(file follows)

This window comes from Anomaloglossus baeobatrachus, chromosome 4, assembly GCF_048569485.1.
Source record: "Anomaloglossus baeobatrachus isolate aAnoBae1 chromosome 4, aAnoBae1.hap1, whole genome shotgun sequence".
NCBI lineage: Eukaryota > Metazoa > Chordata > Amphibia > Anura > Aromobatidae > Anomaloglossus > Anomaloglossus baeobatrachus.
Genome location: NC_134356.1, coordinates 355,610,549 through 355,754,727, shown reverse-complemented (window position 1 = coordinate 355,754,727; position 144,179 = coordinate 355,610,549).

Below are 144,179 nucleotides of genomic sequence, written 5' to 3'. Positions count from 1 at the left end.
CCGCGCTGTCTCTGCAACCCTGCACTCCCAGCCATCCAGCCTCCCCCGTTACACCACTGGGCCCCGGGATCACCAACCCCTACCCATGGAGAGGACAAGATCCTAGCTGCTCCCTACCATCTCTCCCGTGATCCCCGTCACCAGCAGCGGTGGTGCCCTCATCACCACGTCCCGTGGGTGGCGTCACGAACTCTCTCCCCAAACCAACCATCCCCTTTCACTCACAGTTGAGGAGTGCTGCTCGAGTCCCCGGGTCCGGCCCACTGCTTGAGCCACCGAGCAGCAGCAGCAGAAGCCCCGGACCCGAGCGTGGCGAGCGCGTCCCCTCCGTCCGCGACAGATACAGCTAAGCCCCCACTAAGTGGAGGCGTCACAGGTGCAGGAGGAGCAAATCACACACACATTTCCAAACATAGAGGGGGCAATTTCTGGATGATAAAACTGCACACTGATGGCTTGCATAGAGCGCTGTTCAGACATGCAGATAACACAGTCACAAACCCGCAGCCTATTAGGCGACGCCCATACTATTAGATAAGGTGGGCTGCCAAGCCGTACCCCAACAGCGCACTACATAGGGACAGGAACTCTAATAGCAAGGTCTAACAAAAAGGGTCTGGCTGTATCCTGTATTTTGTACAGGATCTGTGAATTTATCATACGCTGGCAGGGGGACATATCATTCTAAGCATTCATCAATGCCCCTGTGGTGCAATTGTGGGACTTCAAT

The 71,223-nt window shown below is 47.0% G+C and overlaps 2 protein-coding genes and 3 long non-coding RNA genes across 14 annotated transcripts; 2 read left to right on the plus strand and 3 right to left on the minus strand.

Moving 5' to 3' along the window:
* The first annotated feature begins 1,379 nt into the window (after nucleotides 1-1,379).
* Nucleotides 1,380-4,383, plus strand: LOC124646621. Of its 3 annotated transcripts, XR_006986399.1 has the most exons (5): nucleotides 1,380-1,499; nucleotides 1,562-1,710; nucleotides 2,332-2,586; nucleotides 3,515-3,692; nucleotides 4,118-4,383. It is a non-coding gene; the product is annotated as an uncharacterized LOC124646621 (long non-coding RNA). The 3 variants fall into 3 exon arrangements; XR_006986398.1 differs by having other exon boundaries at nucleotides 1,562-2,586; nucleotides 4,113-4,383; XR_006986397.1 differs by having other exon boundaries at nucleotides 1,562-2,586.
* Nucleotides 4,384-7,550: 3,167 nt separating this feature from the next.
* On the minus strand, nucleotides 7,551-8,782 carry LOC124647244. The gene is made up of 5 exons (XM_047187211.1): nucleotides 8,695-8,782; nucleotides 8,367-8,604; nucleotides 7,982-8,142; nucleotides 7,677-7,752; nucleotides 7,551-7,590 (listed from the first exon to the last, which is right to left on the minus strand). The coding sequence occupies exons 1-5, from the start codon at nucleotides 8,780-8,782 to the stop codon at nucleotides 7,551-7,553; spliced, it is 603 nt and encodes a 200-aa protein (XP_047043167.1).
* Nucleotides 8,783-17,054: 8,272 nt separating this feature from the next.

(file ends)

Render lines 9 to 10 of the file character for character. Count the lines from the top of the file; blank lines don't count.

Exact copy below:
* The first annotated feature begins 1,379 nt into the window (after nucleotides 1-1,379).
* Nucleotides 1,380-4,383, plus strand: LOC124646621. Of its 3 annotated transcripts, XR_006986399.1 has the most exons (5): nucleotides 1,380-1,499; nucleotides 1,562-1,710; nucleotides 2,332-2,586; nucleotides 3,515-3,692; nucleotides 4,118-4,383. It is a non-coding gene; the product is annotated as an uncharacterized LOC124646621 (long non-coding RNA). The 3 variants fall into 3 exon arrangements; XR_006986398.1 differs by having other exon boundaries at nucleotides 1,562-2,586; nucleotides 4,113-4,383; XR_006986397.1 differs by having other exon boundaries at nucleotides 1,562-2,586.